Erik Sateren

Pitchfork Music Festival

Chicago, July 18 – 20

In a world of Coachellas and Lollapaloozas and $250 three-day passes and crowds so large you can’t see anything, there are still music festivals like Pitchfork, that boast great lineups for reasonable prices. Pitchfork is one of the most underrated festivals in the U.S. summer festival roster, and this year’s fest offers one of its best lineups yet. With Beck, Neutral Milk Hotel and Kendrick Lamar as headliners, Pitchfork also boasts a variety of veteran and up-and-coming indie acts: Grimes, St. Vincent, Slowdive, Giorgio Moroder, Death Grips, tUnE-yArDs, Pusha T, Danny Brown, Schoolboy Q and Earl Sweatshirt, among many others. The festival lies in the middle of Chicago in the spacious Union Park. The food is delicious and reasonably-priced. The beer is Goose Island. The people are all somehow very attractive and fashionable. It runs July 18 – 20. If you can’t make it out to Bonnaroo, you owe it to yourself to shell out the $50 for a one-day pass.

Erik Sateren


Chicago, Aug. 1 – 3

In 2003, Lollapalooza was revamped, changing itself from a musical tour to a single, weekend-long festival rooted in Chicago’s Grant Park. Despite technical alterations, the festival stays true to its primary intended goals: composing a show that spans across genres, exposing fans to new types of music and promoting lesser-known, independent acts. These goals are conveyed in this year’s line-up, which includes big names such as Eminem, Kings of Leon, Skrillex, Lorde, Zedd, OutKast, Calvin Harris and Foster the People, in addition to indie artists, such as the 1975, Kate Nash, Rocky Business, Typhoon and Cardiknox. The festival draws from hip-hop, rap, EDM, singer-songwriter, alternative rock and everything in between to offer something that will appeal to everyone. Aside from a weekend’s worth of musical acts, Lollapalooza features an environment rich in features that render the event a true cultural and artist experience. The festival presents a multitude of fresh food options, including a local farmers market and “Chow Town,” which features rows of stands for Chicago-based restaurants. It also features a platform for local, national and world-recognized artists to sell environmentally friendly goods, called “Green Street.” Defined as “something outstanding of its kind,” the name “Lollapalooza” speaks for itself in communicating just how special the music fest is.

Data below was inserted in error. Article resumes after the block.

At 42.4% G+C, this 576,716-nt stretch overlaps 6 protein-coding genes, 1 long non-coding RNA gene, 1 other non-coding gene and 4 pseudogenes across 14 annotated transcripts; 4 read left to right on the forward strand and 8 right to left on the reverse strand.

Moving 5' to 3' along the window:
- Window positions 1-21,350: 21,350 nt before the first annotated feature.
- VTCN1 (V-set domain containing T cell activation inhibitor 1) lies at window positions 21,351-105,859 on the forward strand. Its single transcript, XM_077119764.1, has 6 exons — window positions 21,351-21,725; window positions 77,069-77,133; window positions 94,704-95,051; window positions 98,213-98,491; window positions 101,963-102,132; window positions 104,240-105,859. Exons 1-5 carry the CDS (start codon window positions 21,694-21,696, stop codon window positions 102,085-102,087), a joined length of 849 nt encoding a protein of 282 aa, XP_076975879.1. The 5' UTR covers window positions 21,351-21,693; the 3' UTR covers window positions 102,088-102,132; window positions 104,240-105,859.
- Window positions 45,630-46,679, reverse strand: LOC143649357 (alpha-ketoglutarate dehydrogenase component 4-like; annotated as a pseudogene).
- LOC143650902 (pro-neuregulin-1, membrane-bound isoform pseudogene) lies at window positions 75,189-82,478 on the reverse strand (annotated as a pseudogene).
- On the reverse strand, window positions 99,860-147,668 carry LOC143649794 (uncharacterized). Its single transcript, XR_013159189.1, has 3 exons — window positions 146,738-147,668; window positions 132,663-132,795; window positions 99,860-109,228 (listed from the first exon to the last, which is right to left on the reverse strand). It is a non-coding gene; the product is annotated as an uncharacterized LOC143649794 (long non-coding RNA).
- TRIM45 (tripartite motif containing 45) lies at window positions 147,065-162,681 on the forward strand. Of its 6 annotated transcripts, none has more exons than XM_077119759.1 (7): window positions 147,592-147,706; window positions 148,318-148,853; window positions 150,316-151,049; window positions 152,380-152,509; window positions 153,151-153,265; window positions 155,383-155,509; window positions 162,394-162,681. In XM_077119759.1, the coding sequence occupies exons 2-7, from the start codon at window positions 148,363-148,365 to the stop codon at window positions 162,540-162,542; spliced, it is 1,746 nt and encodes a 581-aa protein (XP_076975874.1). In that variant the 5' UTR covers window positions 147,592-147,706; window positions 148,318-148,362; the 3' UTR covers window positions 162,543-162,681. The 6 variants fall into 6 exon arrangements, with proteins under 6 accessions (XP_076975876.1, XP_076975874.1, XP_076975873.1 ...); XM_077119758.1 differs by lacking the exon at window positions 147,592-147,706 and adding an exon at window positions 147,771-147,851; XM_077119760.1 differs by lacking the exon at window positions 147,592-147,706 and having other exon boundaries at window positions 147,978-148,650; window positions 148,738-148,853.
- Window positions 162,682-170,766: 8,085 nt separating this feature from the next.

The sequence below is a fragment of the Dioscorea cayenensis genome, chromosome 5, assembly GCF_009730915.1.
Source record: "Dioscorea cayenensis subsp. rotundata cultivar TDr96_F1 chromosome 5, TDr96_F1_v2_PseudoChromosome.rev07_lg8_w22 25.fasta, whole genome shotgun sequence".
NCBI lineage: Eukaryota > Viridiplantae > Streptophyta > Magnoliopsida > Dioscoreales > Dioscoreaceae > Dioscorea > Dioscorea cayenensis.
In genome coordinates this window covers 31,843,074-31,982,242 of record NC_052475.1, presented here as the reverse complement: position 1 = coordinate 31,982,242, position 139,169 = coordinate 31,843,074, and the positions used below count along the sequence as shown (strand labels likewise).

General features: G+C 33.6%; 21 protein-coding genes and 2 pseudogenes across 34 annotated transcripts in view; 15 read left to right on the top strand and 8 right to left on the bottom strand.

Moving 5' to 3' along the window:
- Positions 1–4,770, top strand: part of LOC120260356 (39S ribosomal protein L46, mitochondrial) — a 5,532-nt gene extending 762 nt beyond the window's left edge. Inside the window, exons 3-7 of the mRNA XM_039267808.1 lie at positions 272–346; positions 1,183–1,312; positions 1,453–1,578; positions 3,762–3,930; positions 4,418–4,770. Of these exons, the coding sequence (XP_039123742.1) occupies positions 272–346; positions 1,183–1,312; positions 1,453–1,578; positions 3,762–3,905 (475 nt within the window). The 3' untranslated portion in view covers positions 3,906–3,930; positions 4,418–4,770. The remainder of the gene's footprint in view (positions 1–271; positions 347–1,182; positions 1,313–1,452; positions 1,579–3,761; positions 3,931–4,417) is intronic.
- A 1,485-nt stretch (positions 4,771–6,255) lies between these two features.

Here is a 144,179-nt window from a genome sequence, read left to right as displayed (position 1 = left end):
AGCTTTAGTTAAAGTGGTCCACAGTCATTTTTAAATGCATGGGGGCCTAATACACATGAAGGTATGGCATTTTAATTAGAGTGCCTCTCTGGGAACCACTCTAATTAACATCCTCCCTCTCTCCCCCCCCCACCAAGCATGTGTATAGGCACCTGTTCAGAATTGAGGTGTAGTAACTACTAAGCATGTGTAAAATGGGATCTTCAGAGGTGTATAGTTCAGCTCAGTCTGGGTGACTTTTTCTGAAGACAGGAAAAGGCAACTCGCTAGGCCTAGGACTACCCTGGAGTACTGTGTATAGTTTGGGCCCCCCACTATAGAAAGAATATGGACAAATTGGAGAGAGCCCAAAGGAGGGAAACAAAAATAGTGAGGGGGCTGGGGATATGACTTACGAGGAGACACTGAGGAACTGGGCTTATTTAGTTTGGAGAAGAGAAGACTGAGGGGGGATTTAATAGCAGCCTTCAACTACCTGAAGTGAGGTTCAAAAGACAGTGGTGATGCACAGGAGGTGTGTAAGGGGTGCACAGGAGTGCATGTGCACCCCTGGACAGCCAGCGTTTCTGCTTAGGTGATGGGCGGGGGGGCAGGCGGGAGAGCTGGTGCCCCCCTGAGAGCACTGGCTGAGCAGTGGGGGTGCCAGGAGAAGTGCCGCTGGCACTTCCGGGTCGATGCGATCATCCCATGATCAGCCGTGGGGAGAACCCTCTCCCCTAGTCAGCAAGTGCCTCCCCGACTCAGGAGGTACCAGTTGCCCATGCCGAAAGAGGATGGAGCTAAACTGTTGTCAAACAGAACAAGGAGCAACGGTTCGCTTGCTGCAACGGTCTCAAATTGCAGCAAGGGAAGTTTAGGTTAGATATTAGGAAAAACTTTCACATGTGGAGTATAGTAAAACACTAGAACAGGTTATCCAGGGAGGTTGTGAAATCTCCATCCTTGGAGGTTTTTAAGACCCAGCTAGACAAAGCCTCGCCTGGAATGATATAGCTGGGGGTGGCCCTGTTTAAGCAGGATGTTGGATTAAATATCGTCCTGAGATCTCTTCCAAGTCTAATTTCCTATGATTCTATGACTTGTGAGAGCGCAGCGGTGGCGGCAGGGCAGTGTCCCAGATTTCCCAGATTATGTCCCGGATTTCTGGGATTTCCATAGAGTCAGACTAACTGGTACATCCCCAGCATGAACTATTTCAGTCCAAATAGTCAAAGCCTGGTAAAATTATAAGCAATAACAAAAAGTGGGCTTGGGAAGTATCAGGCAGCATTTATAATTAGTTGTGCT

Sam Sklar

Summer Set

Somerset, Aug. 15 – 17

Get ready to end the summer on a high note. Wisconsin’s own Summer Set Music and Camping Festival rounds out a packed summer festival season with a promising lineup of electronic and hip-hop artists, headed by drum and bass maestro Bassnectar. The festival takes over pastoral Somerset from Aug. 15 to 17 for a weekend offering opportunities for both hardcore raging and chilled-out vibes. As the name implies, camping on the grounds is definitely recommended for a true festival experience, and there are several different options for doing so surrounding the stages. Also appearing at Summer Set are Wu-Tang, Chance the Rapper, Flying Lotus, Big Gigantic and a host of smaller acts, spread out across three stages and a brand-new dance tent. With early bird three-day tickets starting at $90 and camping passes for a six-person site running $225 or more, snagging your tickets now is a good idea.

Nathaniel Scharping